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Since the advent of the pandemic, education has been in a state of vulnerability. The rapid adoption of technology, driven by the need to introduce remote learning, has given many educators a boost. They need time to normalize, but recent trends threaten their ability to do so.
Amid technological chaos, opportunistic hackers are targeting schools with increased fervor, causing damaging delays and disruptions both systemically and financially. It’s time for schools to start being proactive about cybersecurity, otherwise they risk paying high tuition fees to find out why they should have acted sooner.
The use of education technology is booming across the country. A recent study showed that ed-tech increased 52% from pre-pandemic levels, with US school districts using an average of nearly 1,500 different digital tools each month. While these digital tools hold the power to streamline and transform classroom management for the better, teachers still feel overwhelmed by the sheer number of technological solutions they are being asked to implement.
This problem is exacerbated by many technology-resistant districts and teachers being forced to catch up all at once. When the pandemic hit, using devices and technology in the classroom was no longer an option – learning quickly had to be online and accessible. Right now, the dam has completely broken on technology adoption and we’re only likely to see these trends accelerating. Of course, as other industries have seen over the past couple of years, these unchecked developments often cast unsavory shadows.
An attractive target for hackers
School districts were already an attractive target for hackers before the pandemic, but the rapid adoption of technology – often outpacing security measures to match these digital advances – has effectively boiled the waters for malicious elements at the search for a “soft” target.
Cyberattacks on school districts have increased by 18 percent in 2020, at the height of the pandemic. The trend has continued since and is not expected to slow down in 2022. Among attacks against school districts, ransomware – an attack that locks users into their own systems and then demands a ransom to restore their legitimate access – is far the most common variety.
Just weeks into 2022, there were already several major ransomware headlines targeting school districts. The bigger story was the piracy of educational website service provider FinalSite, which shut down the websites of 5,000 schools and colleges. Another story concerned the cancellation of classes for 75,000 students after the Albuquerque Public Schools district fell victim to a ransomware attack that it had been fending off for several weeks.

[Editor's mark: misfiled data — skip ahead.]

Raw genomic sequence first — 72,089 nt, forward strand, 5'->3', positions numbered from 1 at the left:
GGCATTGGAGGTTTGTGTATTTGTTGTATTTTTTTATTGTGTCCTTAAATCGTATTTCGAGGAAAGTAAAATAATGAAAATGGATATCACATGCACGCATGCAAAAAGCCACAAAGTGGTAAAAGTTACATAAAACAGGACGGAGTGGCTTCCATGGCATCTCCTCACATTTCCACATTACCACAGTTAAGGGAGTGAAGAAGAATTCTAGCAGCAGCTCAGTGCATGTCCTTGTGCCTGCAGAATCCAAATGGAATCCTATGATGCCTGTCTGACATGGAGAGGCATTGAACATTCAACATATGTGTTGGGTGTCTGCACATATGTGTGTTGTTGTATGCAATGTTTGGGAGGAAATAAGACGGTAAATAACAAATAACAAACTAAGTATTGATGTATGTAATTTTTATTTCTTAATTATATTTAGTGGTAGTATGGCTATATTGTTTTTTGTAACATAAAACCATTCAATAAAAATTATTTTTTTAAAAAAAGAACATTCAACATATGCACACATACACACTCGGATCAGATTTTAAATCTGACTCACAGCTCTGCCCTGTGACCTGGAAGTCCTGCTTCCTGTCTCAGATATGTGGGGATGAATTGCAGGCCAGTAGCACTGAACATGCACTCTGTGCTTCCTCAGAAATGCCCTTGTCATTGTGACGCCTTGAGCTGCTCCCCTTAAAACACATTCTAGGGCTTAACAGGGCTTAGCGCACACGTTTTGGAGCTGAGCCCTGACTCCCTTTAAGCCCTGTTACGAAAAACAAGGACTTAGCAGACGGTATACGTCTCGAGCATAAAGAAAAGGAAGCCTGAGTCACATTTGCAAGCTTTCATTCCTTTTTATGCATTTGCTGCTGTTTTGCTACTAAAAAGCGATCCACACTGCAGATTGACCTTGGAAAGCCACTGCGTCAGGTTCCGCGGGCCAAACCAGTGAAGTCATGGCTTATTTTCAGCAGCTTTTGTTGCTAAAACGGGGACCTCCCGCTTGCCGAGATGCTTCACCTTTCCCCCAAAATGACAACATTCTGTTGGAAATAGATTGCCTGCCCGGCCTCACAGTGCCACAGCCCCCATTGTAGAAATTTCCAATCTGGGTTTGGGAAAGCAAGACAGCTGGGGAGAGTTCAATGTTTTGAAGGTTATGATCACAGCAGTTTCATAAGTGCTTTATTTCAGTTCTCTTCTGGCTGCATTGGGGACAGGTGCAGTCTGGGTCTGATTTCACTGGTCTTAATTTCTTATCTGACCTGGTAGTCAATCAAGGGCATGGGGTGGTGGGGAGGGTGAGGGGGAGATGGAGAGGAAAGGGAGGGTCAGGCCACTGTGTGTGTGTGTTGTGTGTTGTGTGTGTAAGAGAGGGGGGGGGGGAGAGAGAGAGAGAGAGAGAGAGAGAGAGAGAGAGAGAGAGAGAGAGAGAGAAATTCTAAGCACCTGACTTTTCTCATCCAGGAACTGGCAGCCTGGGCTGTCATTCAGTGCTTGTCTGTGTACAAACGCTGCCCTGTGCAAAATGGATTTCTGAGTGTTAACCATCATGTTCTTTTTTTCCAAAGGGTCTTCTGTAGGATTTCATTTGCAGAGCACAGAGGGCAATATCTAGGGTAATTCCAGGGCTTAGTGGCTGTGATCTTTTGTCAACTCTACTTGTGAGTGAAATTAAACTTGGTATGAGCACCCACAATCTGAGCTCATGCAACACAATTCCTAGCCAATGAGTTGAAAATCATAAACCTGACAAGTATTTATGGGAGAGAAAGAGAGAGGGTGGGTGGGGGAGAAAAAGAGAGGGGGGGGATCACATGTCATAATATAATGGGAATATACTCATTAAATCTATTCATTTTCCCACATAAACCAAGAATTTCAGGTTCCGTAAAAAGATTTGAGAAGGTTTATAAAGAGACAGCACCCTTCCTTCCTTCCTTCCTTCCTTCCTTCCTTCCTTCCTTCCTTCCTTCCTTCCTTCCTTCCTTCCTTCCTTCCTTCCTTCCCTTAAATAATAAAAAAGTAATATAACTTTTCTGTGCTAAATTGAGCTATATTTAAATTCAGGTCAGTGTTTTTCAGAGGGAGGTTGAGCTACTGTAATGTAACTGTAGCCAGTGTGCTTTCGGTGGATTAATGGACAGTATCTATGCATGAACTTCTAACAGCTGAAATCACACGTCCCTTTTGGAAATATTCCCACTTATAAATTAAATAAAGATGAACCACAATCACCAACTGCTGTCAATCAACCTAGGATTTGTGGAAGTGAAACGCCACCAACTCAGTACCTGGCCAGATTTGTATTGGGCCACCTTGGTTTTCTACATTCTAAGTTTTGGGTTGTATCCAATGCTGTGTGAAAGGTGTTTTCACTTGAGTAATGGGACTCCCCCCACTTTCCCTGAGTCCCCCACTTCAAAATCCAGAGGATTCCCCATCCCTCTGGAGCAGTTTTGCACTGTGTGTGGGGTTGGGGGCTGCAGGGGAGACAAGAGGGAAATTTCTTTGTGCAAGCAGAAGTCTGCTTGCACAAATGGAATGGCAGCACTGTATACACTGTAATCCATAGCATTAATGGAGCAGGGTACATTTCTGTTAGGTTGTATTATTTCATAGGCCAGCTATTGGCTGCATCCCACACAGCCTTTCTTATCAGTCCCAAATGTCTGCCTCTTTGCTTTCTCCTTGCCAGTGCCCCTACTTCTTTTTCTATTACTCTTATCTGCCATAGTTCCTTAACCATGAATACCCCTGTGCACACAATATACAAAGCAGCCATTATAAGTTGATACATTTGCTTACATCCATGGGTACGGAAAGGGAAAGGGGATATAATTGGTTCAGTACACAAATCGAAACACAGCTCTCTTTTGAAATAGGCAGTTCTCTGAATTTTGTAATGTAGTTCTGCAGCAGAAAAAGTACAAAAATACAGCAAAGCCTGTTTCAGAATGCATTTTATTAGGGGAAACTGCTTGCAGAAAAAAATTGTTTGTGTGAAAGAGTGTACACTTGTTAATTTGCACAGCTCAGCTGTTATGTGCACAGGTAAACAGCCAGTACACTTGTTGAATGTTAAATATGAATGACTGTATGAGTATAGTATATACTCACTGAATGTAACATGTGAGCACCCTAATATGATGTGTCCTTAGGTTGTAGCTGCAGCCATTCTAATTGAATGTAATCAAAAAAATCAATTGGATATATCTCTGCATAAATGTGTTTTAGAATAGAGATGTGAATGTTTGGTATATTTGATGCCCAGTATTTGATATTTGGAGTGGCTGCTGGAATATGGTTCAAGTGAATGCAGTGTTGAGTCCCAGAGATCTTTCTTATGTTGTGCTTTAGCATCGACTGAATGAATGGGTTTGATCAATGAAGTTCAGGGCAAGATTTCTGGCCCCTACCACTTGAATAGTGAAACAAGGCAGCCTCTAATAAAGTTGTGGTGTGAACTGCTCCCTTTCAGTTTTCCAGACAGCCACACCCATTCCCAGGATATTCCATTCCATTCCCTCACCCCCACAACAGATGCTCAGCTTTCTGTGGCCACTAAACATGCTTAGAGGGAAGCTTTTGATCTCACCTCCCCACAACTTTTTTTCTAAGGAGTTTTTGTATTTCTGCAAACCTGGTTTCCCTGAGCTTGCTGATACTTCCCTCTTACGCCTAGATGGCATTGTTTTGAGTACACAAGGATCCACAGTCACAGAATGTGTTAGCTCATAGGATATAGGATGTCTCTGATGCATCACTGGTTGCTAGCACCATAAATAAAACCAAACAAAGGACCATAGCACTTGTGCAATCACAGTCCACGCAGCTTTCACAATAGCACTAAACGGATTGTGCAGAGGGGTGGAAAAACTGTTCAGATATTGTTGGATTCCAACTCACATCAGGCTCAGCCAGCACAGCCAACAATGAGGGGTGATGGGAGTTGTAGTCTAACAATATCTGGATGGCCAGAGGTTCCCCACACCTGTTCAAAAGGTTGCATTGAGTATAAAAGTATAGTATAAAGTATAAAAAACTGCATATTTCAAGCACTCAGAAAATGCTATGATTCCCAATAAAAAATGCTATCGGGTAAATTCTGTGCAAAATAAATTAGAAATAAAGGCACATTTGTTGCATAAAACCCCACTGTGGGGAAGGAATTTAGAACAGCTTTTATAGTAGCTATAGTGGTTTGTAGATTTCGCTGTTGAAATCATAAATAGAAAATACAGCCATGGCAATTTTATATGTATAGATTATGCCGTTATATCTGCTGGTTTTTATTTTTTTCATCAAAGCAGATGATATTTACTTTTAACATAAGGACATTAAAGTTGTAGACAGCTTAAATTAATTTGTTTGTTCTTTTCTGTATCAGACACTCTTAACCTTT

Another case, also in New Mexico, affected the city of Truth & Consequences. The city suffered a cyberattack just after Christmas and, as of mid-January, had still not regained control of its computer systems.
District managers no longer have time to drag their feet when it comes to cybersecurity. This can be difficult, especially given budgetary challenges, but the gap between digital advancement and lack of cybersecurity poses too much of a risk for schools.
Make cybersecurity a priority in hiring
So what can school districts do to prepare? The first step is to make cybersecurity a real priority – and that includes budgeting and hiring. Many schools still lack dedicated cybersecurity officers, instead relying – in many cases at best – on a CIO who happens to be a tech savvy.
This is starting to change in light of recent events, with more and more schools hiring cyber security officers and resource people. Following this trend will be essential to establish a solid foundation.
Budgeting will always be a challenge, of course, given that many school districts still have no dedicated cybersecurity budget. This needs to change, but some schools have started to get creative on this front in the meantime. One possibility is to integrate cybersecurity efforts into operating budgets. Another timely approach is to capitalize on new and improved “e-grants” offered by federal and local governments to meet this growing need.
The most important thing is simply not to be ad hoc when it comes to cybersecurity. School districts can proactively collect data to learn where their needs lie, what teachers want, and how they can best meet them. It is far better to start collecting this data early than to wait until it is too late.
Consider this: schools can either invest now or pay a lot more in the short term. If a school or district falls victim to ransomware, they will have to pay both to fix the immediate crisis and for cybersecurity upgrades, which will have gone unbudgeted and will leave them reeling long after the attack. ‘attack. Education standards change and priorities must change with them.
Justin Reilly is the CEO of Impero Software, which provides a virtual private network solution for schools and also serves more than half of the Fortune 100. This expert opinion is exclusive to Broadband Breakfast.
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